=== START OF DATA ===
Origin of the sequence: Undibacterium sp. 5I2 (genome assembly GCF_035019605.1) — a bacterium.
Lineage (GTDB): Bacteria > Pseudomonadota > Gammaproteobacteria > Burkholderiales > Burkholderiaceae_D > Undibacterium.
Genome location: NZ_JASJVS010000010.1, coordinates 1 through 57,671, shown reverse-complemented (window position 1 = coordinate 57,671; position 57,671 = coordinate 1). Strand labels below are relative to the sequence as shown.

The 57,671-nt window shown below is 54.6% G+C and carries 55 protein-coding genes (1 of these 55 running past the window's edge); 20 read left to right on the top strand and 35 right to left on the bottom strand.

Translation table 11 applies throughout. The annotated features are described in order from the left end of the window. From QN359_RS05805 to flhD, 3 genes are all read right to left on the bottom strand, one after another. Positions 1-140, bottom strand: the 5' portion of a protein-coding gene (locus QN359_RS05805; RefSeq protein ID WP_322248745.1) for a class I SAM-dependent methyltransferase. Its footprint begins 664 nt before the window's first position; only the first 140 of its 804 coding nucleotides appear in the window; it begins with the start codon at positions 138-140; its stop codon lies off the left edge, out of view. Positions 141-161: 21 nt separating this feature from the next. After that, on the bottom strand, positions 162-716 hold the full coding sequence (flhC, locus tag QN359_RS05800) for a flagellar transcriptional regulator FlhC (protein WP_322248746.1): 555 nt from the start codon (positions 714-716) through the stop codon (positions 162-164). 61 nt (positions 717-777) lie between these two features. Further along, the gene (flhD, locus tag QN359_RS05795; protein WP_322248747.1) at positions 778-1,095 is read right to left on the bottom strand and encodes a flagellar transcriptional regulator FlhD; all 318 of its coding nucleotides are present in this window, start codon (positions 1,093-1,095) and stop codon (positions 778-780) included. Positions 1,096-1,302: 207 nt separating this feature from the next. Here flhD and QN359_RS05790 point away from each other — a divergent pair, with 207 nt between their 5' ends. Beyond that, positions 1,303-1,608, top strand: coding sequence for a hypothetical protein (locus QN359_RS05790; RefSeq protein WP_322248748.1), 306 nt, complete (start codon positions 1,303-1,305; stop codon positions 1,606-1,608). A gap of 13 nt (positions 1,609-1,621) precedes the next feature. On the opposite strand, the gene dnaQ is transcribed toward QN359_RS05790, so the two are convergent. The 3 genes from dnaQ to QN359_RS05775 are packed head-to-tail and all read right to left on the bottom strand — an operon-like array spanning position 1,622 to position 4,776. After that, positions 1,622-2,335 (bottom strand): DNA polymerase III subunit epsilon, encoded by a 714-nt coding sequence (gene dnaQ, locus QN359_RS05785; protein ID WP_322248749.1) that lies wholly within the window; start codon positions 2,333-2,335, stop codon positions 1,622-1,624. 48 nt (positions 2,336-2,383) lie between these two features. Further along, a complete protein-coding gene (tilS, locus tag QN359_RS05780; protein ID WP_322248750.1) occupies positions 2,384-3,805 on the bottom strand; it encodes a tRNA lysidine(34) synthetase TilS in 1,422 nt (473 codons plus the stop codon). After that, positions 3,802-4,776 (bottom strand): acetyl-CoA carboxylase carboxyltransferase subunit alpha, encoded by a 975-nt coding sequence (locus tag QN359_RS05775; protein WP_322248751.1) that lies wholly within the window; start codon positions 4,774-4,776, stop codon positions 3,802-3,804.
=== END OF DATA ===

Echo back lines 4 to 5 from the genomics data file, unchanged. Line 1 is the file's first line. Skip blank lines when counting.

The 57,671-nt window shown below is 54.6% G+C and carries 55 protein-coding genes (1 of these 55 running past the window's edge); 20 read left to right on the top strand and 35 right to left on the bottom strand.

Translation table 11 applies throughout. The annotated features are described in order from the left end of the window. From QN359_RS05805 to flhD, 3 genes are all read right to left on the bottom strand, one after another. Positions 1-140, bottom strand: the 5' portion of a protein-coding gene (locus QN359_RS05805; RefSeq protein ID WP_322248745.1) for a class I SAM-dependent methyltransferase. Its footprint begins 664 nt before the window's first position; only the first 140 of its 804 coding nucleotides appear in the window; it begins with the start codon at positions 138-140; its stop codon lies off the left edge, out of view. Positions 141-161: 21 nt separating this feature from the next. After that, on the bottom strand, positions 162-716 hold the full coding sequence (flhC, locus tag QN359_RS05800) for a flagellar transcriptional regulator FlhC (protein WP_322248746.1): 555 nt from the start codon (positions 714-716) through the stop codon (positions 162-164). 61 nt (positions 717-777) lie between these two features. Further along, the gene (flhD, locus tag QN359_RS05795; protein WP_322248747.1) at positions 778-1,095 is read right to left on the bottom strand and encodes a flagellar transcriptional regulator FlhD; all 318 of its coding nucleotides are present in this window, start codon (positions 1,093-1,095) and stop codon (positions 778-780) included. Positions 1,096-1,302: 207 nt separating this feature from the next. Here flhD and QN359_RS05790 point away from each other — a divergent pair, with 207 nt between their 5' ends. Beyond that, positions 1,303-1,608, top strand: coding sequence for a hypothetical protein (locus QN359_RS05790; RefSeq protein WP_322248748.1), 306 nt, complete (start codon positions 1,303-1,305; stop codon positions 1,606-1,608). A gap of 13 nt (positions 1,609-1,621) precedes the next feature. On the opposite strand, the gene dnaQ is transcribed toward QN359_RS05790, so the two are convergent. The 3 genes from dnaQ to QN359_RS05775 are packed head-to-tail and all read right to left on the bottom strand — an operon-like array spanning position 1,622 to position 4,776. After that, positions 1,622-2,335 (bottom strand): DNA polymerase III subunit epsilon, encoded by a 714-nt coding sequence (gene dnaQ, locus QN359_RS05785; protein ID WP_322248749.1) that lies wholly within the window; start codon positions 2,333-2,335, stop codon positions 1,622-1,624. 48 nt (positions 2,336-2,383) lie between these two features. Further along, a complete protein-coding gene (tilS, locus tag QN359_RS05780; protein ID WP_322248750.1) occupies positions 2,384-3,805 on the bottom strand; it encodes a tRNA lysidine(34) synthetase TilS in 1,422 nt (473 codons plus the stop codon). After that, positions 3,802-4,776 (bottom strand): acetyl-CoA carboxylase carboxyltransferase subunit alpha, encoded by a 975-nt coding sequence (locus tag QN359_RS05775; protein WP_322248751.1) that lies wholly within the window; start codon positions 4,774-4,776, stop codon positions 3,802-3,804.